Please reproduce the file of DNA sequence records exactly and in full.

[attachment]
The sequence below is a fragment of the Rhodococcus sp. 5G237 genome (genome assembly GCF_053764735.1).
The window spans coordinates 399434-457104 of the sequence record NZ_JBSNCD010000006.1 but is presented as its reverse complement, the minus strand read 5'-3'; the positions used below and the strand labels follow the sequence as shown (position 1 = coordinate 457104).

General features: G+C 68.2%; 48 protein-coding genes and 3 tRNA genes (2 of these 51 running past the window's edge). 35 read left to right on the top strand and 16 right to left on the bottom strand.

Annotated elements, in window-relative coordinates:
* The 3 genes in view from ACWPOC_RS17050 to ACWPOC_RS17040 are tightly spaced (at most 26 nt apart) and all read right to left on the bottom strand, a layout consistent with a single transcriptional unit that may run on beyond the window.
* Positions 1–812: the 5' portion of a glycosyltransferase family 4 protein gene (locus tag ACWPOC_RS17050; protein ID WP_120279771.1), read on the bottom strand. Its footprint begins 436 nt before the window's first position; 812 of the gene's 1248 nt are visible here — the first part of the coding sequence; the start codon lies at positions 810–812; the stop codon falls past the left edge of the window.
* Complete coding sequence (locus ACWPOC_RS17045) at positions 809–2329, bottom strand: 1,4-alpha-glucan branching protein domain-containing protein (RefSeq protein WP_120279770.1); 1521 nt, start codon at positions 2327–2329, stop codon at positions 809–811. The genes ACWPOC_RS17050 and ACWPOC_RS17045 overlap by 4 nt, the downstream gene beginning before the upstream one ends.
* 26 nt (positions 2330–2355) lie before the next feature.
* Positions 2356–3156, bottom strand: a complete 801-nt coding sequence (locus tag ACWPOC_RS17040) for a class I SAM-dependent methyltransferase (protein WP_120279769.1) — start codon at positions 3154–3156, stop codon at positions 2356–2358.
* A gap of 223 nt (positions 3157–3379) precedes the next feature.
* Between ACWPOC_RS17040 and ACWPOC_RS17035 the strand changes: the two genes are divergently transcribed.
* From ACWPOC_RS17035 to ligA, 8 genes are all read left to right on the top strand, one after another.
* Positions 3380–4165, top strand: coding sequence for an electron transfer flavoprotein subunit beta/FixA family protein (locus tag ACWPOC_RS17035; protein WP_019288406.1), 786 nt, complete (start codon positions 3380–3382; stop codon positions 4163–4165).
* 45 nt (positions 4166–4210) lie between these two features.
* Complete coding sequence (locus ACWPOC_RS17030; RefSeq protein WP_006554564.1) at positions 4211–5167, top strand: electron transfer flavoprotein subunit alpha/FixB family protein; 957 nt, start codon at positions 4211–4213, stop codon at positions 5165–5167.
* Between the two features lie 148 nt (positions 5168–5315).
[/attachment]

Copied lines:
The sequence below is a fragment of the Rhodococcus sp. 5G237 genome (genome assembly GCF_053764735.1).
The window spans coordinates 399434-457104 of the sequence record NZ_JBSNCD010000006.1 but is presented as its reverse complement, the minus strand read 5'-3'; the positions used below and the strand labels follow the sequence as shown (position 1 = coordinate 457104).

General features: G+C 68.2%; 48 protein-coding genes and 3 tRNA genes (2 of these 51 running past the window's edge). 35 read left to right on the top strand and 16 right to left on the bottom strand.

Annotated elements, in window-relative coordinates:
* The 3 genes in view from ACWPOC_RS17050 to ACWPOC_RS17040 are tightly spaced (at most 26 nt apart) and all read right to left on the bottom strand, a layout consistent with a single transcriptional unit that may run on beyond the window.
* Positions 1–812: the 5' portion of a glycosyltransferase family 4 protein gene (locus tag ACWPOC_RS17050; protein ID WP_120279771.1), read on the bottom strand. Its footprint begins 436 nt before the window's first position; 812 of the gene's 1248 nt are visible here — the first part of the coding sequence; the start codon lies at positions 810–812; the stop codon falls past the left edge of the window.
* Complete coding sequence (locus ACWPOC_RS17045) at positions 809–2329, bottom strand: 1,4-alpha-glucan branching protein domain-containing protein (RefSeq protein WP_120279770.1); 1521 nt, start codon at positions 2327–2329, stop codon at positions 809–811. The genes ACWPOC_RS17050 and ACWPOC_RS17045 overlap by 4 nt, the downstream gene beginning before the upstream one ends.
* 26 nt (positions 2330–2355) lie before the next feature.
* Positions 2356–3156, bottom strand: a complete 801-nt coding sequence (locus tag ACWPOC_RS17040) for a class I SAM-dependent methyltransferase (protein WP_120279769.1) — start codon at positions 3154–3156, stop codon at positions 2356–2358.
* A gap of 223 nt (positions 3157–3379) precedes the next feature.
* Between ACWPOC_RS17040 and ACWPOC_RS17035 the strand changes: the two genes are divergently transcribed.
* From ACWPOC_RS17035 to ligA, 8 genes are all read left to right on the top strand, one after another.
* Positions 3380–4165, top strand: coding sequence for an electron transfer flavoprotein subunit beta/FixA family protein (locus tag ACWPOC_RS17035; protein WP_019288406.1), 786 nt, complete (start codon positions 3380–3382; stop codon positions 4163–4165).
* 45 nt (positions 4166–4210) lie between these two features.
* Complete coding sequence (locus ACWPOC_RS17030; RefSeq protein WP_006554564.1) at positions 4211–5167, top strand: electron transfer flavoprotein subunit alpha/FixB family protein; 957 nt, start codon at positions 4211–4213, stop codon at positions 5165–5167.
* Between the two features lie 148 nt (positions 5168–5315).